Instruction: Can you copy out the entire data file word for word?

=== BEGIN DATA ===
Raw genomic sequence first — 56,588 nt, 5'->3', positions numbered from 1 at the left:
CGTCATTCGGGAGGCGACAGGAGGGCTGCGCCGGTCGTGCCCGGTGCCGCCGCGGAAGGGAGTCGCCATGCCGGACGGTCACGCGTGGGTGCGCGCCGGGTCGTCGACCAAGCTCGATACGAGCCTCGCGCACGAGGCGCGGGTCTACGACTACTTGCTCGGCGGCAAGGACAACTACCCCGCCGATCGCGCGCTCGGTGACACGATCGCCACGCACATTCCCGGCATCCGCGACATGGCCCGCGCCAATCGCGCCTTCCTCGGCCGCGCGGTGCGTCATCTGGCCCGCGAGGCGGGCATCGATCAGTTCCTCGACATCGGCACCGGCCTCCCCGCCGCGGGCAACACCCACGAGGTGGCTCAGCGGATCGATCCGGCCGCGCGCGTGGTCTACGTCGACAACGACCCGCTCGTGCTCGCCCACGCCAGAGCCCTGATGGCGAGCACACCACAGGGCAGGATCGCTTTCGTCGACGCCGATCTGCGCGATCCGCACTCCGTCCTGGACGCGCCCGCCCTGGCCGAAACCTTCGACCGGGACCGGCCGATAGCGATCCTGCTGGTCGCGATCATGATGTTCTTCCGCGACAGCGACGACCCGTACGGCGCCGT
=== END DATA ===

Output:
Raw genomic sequence first — 56,588 nt, 5'->3', positions numbered from 1 at the left:
CGTCATTCGGGAGGCGACAGGAGGGCTGCGCCGGTCGTGCCCGGTGCCGCCGCGGAAGGGAGTCGCCATGCCGGACGGTCACGCGTGGGTGCGCGCCGGGTCGTCGACCAAGCTCGATACGAGCCTCGCGCACGAGGCGCGGGTCTACGACTACTTGCTCGGCGGCAAGGACAACTACCCCGCCGATCGCGCGCTCGGTGACACGATCGCCACGCACATTCCCGGCATCCGCGACATGGCCCGCGCCAATCGCGCCTTCCTCGGCCGCGCGGTGCGTCATCTGGCCCGCGAGGCGGGCATCGATCAGTTCCTCGACATCGGCACCGGCCTCCCCGCCGCGGGCAACACCCACGAGGTGGCTCAGCGGATCGATCCGGCCGCGCGCGTGGTCTACGTCGACAACGACCCGCTCGTGCTCGCCCACGCCAGAGCCCTGATGGCGAGCACACCACAGGGCAGGATCGCTTTCGTCGACGCCGATCTGCGCGATCCGCACTCCGTCCTGGACGCGCCCGCCCTGGCCGAAACCTTCGACCGGGACCGGCCGATAGCGATCCTGCTGGTCGCGATCATGATGTTCTTCCGCGACAGCGACGACCCGTACGGCGCCGT